Taormina is quite expensive, so do be prepared to splash out a bit on restaurants and hotels. However, there are a few hostels which are really cheap accommodation if you are on a budget. Though you can do much in a day, I would suggest around 3 days for a thorough in-depth but relaxed experience.

Taormina for me was the most surreal place I have ever tread my feet. The combination of the town’s altitude; the consequent views, the people and  the food makes it a gem.

Italy – Calabria

There have been two places on the top of my must-visit list for some years now and Italy was one of them. I think Italy is a must-see for many people. It’s a well publicized destination and has the element of romance and pizzas working for it. I saw no Gondolas or Colosseum but what I did see was equally beautiful!

I was in Italy for three months in a small seas-side town called Locri in the region of Calabria. Italy did not disappoint, if anything it further captured me and drew me in deeper, I want to see more of Italy than I have.

 The people here, in the south of Italy,  have a strong sense of identity and often see themselves as very different from their northern counterparts. Most people did not speak any English as expected,so I had to pick up Italian pretty quickly and was able to have light conversations in Italian by the time I left.

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Promenade, Locri

Now Locri is surrounded with lush rolling hills (perfect for hiking) with the sparkling Mediterranean at its doorstep (perfect for swimming). Surrounding villages are houses built on and into rocks across the hills and getting through involves rides through winding, tiny streets leading higher and higher above the Med. I lived about 5 minutes from the beach, which was mostly deserted as it was a bit chilly when I went. The chill didn’t stop me from throwing myself into the sea several times though. This part of Italy truly takes your breath away, exquisite raw beauty is the norm here. To top it off, there is gorgeous food everywhere, from mouth-watering pastries and pretty little treats to legendary pizzas and delicious appetizers. I believe the single thing I ate the most during my three months in the South of Italy were these mind-blowingly delicious ice-cream sandwiches –  gelato spooned into brioche rolls. I couldn’t stop devouring them in large quantities.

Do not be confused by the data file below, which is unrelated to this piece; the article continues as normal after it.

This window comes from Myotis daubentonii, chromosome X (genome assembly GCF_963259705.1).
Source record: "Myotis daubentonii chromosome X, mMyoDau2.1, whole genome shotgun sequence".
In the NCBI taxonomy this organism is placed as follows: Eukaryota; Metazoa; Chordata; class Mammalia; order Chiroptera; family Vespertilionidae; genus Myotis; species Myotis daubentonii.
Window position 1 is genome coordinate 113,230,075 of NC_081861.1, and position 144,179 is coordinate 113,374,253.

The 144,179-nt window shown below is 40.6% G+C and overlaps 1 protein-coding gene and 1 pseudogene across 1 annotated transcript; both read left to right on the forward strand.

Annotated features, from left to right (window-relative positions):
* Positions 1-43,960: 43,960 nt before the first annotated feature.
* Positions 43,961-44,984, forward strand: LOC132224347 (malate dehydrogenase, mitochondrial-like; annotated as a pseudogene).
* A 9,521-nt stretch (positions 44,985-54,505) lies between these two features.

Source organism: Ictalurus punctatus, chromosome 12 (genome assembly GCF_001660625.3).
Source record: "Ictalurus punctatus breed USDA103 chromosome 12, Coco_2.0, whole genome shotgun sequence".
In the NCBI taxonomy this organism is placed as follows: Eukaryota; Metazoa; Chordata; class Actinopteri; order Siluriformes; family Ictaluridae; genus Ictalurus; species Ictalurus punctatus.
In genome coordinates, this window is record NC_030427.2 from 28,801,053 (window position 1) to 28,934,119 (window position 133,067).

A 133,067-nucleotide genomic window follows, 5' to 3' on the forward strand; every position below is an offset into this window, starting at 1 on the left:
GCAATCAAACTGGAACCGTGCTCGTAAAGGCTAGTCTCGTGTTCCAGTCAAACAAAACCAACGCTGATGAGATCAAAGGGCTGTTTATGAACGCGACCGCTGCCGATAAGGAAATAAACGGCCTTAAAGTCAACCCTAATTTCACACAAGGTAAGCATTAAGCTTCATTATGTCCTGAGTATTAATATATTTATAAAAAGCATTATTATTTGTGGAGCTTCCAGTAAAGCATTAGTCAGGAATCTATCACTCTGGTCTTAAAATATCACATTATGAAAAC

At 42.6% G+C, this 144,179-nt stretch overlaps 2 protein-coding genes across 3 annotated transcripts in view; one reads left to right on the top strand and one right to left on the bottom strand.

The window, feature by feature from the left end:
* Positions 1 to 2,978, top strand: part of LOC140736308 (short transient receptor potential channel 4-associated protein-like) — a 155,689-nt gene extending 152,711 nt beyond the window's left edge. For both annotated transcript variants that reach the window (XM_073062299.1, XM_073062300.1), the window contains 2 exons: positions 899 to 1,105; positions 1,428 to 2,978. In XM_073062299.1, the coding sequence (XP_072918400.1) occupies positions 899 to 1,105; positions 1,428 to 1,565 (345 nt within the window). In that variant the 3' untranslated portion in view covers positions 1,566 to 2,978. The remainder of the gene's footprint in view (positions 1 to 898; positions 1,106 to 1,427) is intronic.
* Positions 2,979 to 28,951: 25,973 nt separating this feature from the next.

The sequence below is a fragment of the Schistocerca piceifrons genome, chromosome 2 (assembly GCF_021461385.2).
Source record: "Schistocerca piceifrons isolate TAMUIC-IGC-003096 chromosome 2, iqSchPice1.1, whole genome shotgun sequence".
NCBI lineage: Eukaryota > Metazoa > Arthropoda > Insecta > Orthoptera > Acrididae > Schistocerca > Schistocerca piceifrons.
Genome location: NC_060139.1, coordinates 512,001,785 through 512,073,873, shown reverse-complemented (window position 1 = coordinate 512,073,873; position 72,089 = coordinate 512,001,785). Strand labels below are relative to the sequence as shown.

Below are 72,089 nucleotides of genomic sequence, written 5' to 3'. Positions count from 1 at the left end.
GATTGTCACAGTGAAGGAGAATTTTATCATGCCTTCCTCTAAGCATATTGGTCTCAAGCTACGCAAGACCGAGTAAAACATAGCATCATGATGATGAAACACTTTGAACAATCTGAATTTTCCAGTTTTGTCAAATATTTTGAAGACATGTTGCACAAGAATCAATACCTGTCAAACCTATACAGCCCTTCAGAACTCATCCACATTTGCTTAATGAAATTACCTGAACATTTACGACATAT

I really liked the feel and “vibe” in Locri, the people were very friendly despite my horrible Italian and the fact I was probably the only non-white person for miles and miles. Surprisingly, in Reggio Calabria or simply Reggio, the major city in Calabria, the people though friendly on communicating with them, stared A LOT. When walking down the busy high street during passegiatta (Italian informal custom of strolling up and down main streets and socializing, usually Sunday evenings), I literally stopped traffic. It was a strange experience for me as this was the first time I was in a place where people weren’t used to seeing Black tourists. Sadly, a lot of the Black people in Reggio where refugees or people seeking asylum;  they were poor and did menial odd jobs, I was obviously a tourist and as such a rarity.

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Locri – my morning jog route

There are quite a few ruins and archaeological sites to visit in the area, many dating years before Christ. My favorite little town in the area was Gerace, which is absolutely stunning, and is, unsurprisingly, perched on a hill. The windy streets, the little cafes, the old castles and the panoramic views of the sea made it feel heavenly.

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Castle ruins, Gerace
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View from the top, Gerace

Calabria was good to me. There were moments when I felt it was all too good to be true. But it was true, I had the opportunity to appreciate the beauty of this place for three months and it was a lot of beauty to behold.